The red line running down the back of Bill Spencer's skull looks like something out of a surgeon's textbook. Spencer stopped in the newsroom the other day, and not until we saw his wounded head that had been stitched back together were we able to size up the extent of what happened to him.
If you don't know Spencer, he's the guy who stepped in between an arguing couple at a downtown bus stop last week only to be slashed nine times with a knife in the process. He's lucky to be alive, but he managed to save a pregnant young woman and her unborn child from more serious harm than she had already experienced at the hands of her attacker.
Details of the incident have been all over the newspapers. Thankfully Spencer is OK and able to return to work and be home with his family. His attacker is in jail. The pregnant woman escaped with only a single knife injury thanks to Spencer who helped her into his truck just before being slashed by his attacker.
In a time when this nation is hungry for genuine heroes, we should thank Bill Spencer for being just the kind of person that fits the definition.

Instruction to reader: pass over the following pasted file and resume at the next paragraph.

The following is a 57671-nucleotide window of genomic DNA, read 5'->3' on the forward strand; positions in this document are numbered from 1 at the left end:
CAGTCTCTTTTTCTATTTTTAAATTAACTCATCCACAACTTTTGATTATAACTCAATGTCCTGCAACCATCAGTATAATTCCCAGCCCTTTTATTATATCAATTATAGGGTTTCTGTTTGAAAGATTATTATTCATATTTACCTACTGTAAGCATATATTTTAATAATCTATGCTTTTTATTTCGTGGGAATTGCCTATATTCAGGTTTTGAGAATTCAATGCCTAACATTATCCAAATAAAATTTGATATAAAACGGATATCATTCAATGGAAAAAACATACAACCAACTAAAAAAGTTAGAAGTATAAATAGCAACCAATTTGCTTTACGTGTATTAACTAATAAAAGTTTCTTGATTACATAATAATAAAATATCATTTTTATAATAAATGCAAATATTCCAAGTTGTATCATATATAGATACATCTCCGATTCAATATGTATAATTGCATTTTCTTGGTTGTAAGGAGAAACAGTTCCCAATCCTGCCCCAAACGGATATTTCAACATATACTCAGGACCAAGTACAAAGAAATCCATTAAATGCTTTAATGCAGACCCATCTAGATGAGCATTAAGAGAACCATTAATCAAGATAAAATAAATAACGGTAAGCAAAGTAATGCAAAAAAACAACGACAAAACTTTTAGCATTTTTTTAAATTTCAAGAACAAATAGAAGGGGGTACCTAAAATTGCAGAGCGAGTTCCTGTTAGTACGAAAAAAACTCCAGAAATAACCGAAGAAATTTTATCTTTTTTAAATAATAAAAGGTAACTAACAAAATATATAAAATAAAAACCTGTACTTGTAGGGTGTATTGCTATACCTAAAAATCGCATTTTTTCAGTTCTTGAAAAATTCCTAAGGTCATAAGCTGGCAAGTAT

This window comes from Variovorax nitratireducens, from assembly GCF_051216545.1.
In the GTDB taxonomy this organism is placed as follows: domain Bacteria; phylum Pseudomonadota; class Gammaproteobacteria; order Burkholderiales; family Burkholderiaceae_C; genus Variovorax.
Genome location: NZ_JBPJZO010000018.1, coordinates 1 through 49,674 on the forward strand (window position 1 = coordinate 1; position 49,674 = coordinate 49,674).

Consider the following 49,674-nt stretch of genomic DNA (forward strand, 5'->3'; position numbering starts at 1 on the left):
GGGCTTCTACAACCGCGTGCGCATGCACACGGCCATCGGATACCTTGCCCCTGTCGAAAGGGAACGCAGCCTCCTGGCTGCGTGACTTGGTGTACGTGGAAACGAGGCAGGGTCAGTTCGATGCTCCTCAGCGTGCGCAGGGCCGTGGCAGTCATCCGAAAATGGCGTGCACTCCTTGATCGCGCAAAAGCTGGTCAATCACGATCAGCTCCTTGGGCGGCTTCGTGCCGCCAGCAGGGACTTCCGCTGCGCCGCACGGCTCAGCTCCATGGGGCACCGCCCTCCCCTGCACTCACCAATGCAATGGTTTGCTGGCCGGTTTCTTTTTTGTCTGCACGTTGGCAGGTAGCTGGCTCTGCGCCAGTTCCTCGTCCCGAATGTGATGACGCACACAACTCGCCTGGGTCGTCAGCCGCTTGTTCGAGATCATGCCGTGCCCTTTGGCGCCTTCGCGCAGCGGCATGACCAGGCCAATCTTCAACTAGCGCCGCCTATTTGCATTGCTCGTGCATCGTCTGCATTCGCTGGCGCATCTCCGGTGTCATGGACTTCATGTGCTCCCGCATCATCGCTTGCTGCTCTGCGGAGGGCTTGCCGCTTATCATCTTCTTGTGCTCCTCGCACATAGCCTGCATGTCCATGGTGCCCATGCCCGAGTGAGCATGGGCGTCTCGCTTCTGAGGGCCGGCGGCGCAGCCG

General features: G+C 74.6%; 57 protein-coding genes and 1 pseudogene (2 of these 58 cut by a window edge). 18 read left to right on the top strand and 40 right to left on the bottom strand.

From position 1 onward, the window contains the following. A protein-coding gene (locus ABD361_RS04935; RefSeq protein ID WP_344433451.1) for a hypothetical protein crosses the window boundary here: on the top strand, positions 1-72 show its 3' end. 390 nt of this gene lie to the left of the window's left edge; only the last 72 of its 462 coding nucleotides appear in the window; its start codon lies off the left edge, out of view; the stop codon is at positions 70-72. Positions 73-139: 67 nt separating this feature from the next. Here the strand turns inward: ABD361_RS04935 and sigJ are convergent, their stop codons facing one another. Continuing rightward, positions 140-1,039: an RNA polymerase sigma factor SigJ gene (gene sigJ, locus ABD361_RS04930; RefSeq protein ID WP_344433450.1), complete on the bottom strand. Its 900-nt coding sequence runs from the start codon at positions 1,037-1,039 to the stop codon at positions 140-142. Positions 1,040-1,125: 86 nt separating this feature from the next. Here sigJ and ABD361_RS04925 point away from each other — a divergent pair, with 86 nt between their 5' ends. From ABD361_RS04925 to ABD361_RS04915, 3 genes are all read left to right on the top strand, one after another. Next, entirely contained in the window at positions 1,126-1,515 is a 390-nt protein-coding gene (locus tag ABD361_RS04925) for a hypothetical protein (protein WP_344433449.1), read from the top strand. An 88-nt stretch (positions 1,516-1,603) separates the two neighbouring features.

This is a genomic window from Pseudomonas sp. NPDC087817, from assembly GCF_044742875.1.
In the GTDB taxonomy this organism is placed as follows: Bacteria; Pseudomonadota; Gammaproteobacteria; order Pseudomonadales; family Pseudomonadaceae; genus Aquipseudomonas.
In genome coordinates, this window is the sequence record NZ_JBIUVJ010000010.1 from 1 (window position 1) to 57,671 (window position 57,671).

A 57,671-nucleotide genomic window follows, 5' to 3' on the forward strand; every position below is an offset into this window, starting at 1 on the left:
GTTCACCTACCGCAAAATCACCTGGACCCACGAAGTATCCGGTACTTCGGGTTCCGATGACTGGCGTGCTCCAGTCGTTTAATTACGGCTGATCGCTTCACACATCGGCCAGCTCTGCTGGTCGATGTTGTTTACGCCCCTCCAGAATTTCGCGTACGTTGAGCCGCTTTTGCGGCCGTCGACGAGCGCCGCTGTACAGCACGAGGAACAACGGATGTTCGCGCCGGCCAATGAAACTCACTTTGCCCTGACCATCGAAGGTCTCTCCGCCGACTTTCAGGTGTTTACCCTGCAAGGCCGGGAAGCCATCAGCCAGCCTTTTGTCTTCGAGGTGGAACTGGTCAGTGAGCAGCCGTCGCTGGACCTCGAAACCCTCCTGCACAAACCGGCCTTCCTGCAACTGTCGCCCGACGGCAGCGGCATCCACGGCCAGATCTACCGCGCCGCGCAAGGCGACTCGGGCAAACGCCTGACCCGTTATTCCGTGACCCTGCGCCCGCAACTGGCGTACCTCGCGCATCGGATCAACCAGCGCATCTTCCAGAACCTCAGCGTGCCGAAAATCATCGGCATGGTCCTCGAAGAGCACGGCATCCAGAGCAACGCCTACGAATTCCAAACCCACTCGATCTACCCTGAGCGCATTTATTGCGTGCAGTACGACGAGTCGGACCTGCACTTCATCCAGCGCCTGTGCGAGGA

Forget the sports figures who roll out of the stadiums in their SUVs without a look toward their waving fans. Don't even consider the movie star whose continual drug habits are reported every day as if we should care. Give us a few more people like Bill Spencer.
Sometimes I think we forget that each and every day, police officers across our fair valley put themselves in the line of fire. For every story like the one involving Bill Spencer, there are dozens more where police step into hostile domestic situations. And if you ask them about it, they often say they are just doing their jobs.
I've met plenty of heroes on this job and many of them wear uniforms. There have been police officers, firefighters, soldiers, water meter readers, postal workers and even paper carriers who have gone out of their way to help someone while "just doing my job."
We've reported on the mailman or paper carrier who notices mail or papers building up at a home only to find an elderly person inside in distress. Or the guy on his way to work in the predawn hours who discovers a house on fire and alerts the residents inside.
Heroes come in all sizes, ages and economic statuses: from the millionaire who gives big bucks to his local alma mater to the fixed income widow who drops $5 in the poor box in church on Sunday - they both make a difference.
Maybe 2012 will be the year our country will have more heroes than not. Perhaps Bill Spencer's act of incredible generosity and bravery could be the stepping off point for all of us. We don't have to fight off a knife-wielding attacker, but we could be the person who stops and calls 911 instead of just driving by. Be a hero.
Heather Ziegler can be reached via e-mail at firstname.lastname@example.org.